Instead of quizzes and tests this approach makes use of narration. Narration is simply, telling back. For an early elementary school student it would look like this. Carly listens to her mother read to her the story of Adam and Eve from Genesis. When she is done Carly tells her back all she remembers. This will include her impressions questions etc. That’s it. From this interchange her mother knows that she has ‘comprehended’ and that she has taken from the story what is appropriate for her. In this sense Carly leads the lesson. Her mom doesn’t have a summary point that Carly needs to take away from the lesson. She lets the story speak directly to Carly without interference. A few years later Carly’s narration might be in the form of a drawing with a written summary, and a few years after that a well-thought out essay.

Spelling, grammar, and vocabulary are not taught with lists to be memorized and exercises to be copied. Instead dictation is used. Depending on the age of the student a selection a literature is chosen to be studied. After a period of study the child has the selection dictated to them…then they compare to the original. Were there words they had trouble spelling, they will work on those to do better next time. Did they use the quotation marks correctly…a quick review of the punctuation might be needed. As the child advances he will be given dictation without first viewing the selection and then make comparisons.

Nature Study is an integral part of Charlotte Masons approach and she encouraged students to keep Nature journals where they could record what they were observing. These journals were meant to be beautiful as well as informative. One page might have a careful drawing of the grasshopper the child observed…and the next a poem written or copied that reflected the season.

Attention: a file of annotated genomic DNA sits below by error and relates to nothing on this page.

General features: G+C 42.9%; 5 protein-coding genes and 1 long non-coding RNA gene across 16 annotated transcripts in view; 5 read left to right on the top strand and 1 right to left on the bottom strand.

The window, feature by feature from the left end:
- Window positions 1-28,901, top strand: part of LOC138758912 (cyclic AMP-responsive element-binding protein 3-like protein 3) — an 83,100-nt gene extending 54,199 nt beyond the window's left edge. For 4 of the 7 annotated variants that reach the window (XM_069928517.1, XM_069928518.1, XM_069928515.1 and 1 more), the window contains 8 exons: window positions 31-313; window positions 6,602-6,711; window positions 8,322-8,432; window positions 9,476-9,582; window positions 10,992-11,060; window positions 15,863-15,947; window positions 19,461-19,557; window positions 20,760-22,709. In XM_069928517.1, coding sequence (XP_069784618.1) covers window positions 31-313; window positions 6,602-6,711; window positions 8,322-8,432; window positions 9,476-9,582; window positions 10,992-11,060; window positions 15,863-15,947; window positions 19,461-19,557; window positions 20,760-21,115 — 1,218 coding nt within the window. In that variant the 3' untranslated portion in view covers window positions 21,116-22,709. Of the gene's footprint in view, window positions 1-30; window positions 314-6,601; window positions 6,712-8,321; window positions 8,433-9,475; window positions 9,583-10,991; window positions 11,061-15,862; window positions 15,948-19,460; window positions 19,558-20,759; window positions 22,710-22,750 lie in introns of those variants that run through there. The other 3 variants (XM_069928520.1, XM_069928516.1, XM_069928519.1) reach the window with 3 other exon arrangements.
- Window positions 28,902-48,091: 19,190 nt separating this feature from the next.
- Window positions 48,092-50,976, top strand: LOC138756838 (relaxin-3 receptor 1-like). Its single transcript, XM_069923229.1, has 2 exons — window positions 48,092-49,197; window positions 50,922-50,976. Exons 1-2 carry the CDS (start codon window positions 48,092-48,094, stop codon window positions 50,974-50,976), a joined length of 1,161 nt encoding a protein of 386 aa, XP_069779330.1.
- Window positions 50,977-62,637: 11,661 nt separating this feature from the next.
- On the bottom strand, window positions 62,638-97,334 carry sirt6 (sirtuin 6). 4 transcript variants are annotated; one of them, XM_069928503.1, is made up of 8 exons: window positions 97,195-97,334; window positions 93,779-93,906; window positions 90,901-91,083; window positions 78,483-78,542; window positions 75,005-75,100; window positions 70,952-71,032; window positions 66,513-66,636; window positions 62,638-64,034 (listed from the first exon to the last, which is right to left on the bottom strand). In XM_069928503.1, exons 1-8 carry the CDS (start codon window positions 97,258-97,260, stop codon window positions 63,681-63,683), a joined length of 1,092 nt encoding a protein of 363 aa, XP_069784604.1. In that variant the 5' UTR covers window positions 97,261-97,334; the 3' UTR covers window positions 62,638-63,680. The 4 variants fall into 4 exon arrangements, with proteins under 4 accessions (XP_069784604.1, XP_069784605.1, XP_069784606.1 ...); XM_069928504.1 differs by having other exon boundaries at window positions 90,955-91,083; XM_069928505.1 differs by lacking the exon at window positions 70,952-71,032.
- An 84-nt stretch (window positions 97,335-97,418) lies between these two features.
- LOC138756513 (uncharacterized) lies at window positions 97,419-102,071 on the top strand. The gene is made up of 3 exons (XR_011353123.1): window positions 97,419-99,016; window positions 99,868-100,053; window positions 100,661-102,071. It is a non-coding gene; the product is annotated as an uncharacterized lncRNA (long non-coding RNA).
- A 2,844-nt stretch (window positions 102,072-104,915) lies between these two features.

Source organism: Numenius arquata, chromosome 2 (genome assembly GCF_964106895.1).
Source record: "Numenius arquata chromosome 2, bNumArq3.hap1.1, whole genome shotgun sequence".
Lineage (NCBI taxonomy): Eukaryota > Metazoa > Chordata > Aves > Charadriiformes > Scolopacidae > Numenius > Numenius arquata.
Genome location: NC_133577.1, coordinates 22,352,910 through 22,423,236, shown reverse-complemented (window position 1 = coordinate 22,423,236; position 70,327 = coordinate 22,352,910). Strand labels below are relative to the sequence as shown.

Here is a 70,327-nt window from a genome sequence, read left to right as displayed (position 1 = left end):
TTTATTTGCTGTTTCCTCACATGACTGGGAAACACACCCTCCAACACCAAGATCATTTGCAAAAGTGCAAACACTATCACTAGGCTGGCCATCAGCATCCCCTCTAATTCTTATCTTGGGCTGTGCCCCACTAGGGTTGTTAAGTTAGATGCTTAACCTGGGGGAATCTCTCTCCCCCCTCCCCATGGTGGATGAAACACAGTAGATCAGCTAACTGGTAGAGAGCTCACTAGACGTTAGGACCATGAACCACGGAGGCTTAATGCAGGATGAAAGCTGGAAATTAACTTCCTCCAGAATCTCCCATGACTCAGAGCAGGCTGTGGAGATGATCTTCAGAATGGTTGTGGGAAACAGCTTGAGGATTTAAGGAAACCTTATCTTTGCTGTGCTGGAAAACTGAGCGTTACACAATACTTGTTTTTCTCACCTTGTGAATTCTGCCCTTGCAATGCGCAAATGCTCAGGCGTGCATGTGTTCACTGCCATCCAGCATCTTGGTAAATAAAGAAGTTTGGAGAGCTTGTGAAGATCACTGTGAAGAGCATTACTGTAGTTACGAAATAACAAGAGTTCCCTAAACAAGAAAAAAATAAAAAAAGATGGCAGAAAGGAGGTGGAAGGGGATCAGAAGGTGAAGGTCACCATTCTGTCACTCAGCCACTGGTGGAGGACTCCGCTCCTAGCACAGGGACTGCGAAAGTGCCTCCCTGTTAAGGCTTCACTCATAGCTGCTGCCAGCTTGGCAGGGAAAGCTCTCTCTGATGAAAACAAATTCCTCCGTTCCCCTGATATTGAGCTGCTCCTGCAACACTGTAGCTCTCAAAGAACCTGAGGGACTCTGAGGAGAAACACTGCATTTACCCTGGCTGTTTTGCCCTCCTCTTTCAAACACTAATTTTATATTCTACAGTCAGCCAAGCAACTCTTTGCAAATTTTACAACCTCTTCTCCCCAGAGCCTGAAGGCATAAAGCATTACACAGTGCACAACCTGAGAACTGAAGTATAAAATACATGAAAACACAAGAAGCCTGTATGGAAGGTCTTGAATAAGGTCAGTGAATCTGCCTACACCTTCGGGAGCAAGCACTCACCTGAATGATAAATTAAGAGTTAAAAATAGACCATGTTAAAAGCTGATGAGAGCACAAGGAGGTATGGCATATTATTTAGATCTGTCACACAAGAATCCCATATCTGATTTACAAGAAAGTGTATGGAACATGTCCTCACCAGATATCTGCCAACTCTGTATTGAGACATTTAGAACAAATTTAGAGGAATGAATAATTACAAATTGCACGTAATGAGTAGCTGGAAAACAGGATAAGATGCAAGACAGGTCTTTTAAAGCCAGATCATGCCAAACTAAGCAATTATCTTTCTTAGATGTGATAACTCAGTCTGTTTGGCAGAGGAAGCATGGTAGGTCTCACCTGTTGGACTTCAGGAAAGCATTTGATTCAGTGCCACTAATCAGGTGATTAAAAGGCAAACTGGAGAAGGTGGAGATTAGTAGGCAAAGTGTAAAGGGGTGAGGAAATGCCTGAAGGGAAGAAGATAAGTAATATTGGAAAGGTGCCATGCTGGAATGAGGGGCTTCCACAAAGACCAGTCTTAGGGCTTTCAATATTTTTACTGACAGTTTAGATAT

History is studied through the use of living books. Biographies, Autobiographies, historical fiction, and well done non-fiction books are read independently and aloud.

Math studies rely heavily on the use of manipulatives. The goal is to have the child understand the concept before doing any paper and pencil work with equations. This assured the teacher that the child truly understood and wasn’t just parroting back memorized facts.

Art, Music, Shakespeare, and Hymns were also studied in the same relaxed fashion. An introduction was made and the child was free to explore and take in what spoke to them. In this fashion they were introduced to the great men and women of centuries past and were able to better understand their place within their own time.

Before we leave Charlotte Mason let me leave you with a few of her quotes on the importance of instilling courtesy into our children.

Courtesy seems a small thing until we encounter rudeness.”

Children learn courtesy by living in a courteous environment and by simple coaching.”

Do not allow a child to be discourteous just because a person is familiar.”

Let the young child feel that the omission of courtesy and kindness causes pain to loving hearts, that the doing of them is as cheering as the sunshine.”

Books on the Charlotte Mason Method

For the Children’s Sake by Susan Schaeffer McCauley

The Charlotte Mason Companion: Personal Reflections on the Gentle Art of Learning by Karen Andreola

A Charlotte Mason Education by Catherine Levison

When Children Love to Learn: A Practical Application of Charlotte Mason’s Philosophy for Today by Elaine Cooper, Eve Anderson, Susan Schaeffer Macaulay, and Jack Beckman

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1 Comment »

  1. […] the others you can check out, https://kbagdanov.wordpress.com/2009/06/16/unschooling/…and The Charlotte Mason Method.  Hope the information is helpful.  Once we get through all of the methods then we will discuss […]

    Pingback by The Schooling Method « Substantive Education — June 19, 2009 @ 4:17 pm | Reply